On January 5, 2008, in the AFC wild card, Garrad led his team to a 31-29 victory over the Pittsburgh Steelers. On May 8, 2015, David Garrard signed a contract with Jacksonville Jaguars to retire as a team member officially. In 2004, Garrad was later diagnosed with Crohn’s disease but underwent treatment. Feeling inspired by these incredible athletes with disabilities?
Natalie Du Toit was born on January 29, 1984, in Capetown, South Africa. She attended the University of Capetown, Reddam house, and Wynberg Girls High school. Natalie Du Toit first competed internationally at 14, when she participated in the 1998 commonwealth games in Kuala Lumpur. At the Afro-Asian games, she won gold medals in the 800-meter freestyle. In the All-African games, she participated in the 800-meter freestyle and won a bronze in the 400-meter freestyle.
In February 2001, the doctors were forced to amputate her leg at the knee after this athlete was hit by a car while riding her scooter back to school after swimming practice. Natalie Du Toit was the first swimmer with a missing limb to participate in the Olympic game. In August 2002, she was awarded the western cape Golden Cross. This amazing disabled athlete earned gold medals at the 2004 Paralympic Games as well as the common health game. She was just one of two Paralympians to compete at the 2008 summer Olympics in Beijing. Plus, Natalie earned the Whan Youn Dai Achievement Award in 2008.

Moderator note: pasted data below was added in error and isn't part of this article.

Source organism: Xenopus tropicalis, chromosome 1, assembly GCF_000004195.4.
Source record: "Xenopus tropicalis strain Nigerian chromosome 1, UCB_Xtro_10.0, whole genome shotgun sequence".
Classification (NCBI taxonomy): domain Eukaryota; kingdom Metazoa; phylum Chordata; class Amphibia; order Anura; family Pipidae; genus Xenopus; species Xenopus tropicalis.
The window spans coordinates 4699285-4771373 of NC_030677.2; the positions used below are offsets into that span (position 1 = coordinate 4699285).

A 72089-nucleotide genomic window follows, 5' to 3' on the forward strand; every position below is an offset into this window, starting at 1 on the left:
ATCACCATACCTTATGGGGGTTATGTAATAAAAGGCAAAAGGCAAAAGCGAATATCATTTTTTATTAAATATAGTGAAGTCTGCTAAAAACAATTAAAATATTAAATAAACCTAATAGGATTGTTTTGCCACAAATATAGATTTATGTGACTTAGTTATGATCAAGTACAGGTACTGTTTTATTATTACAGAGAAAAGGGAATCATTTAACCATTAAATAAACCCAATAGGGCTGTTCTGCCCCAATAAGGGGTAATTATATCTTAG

Arunima Sinha was born July 20, 1989, in Ambedkar Nagar, India. Sinha is an Indian mountain climber and sportswoman. However, she is also the first one-leg female to scale Mount Everest, Mount Kilimanjaro, Mount Elbrus, Mount Kosciuszko, Mount Denali, and Mount Vinson. Arunima Sinha is also a seven-time Indian volleyball player. However, reading all of that, you wouldn’t think that Sinha lost her left leg when a train went over it. She had no choice but to get the leg amputated.
Arunima Sinha is now dedicated to social welfare and wants to open a free-spot academy for poor and disabled people. She donates all the financial aid she receives for this cause. As a result, this awesome athlete earned Padma Shri, which is the fourth highest civilian award in India, in 2015. On January 4, 2019, she climbed the seventh peak in Antarctica and became the world’s first female amputee to climb Mount Vinson.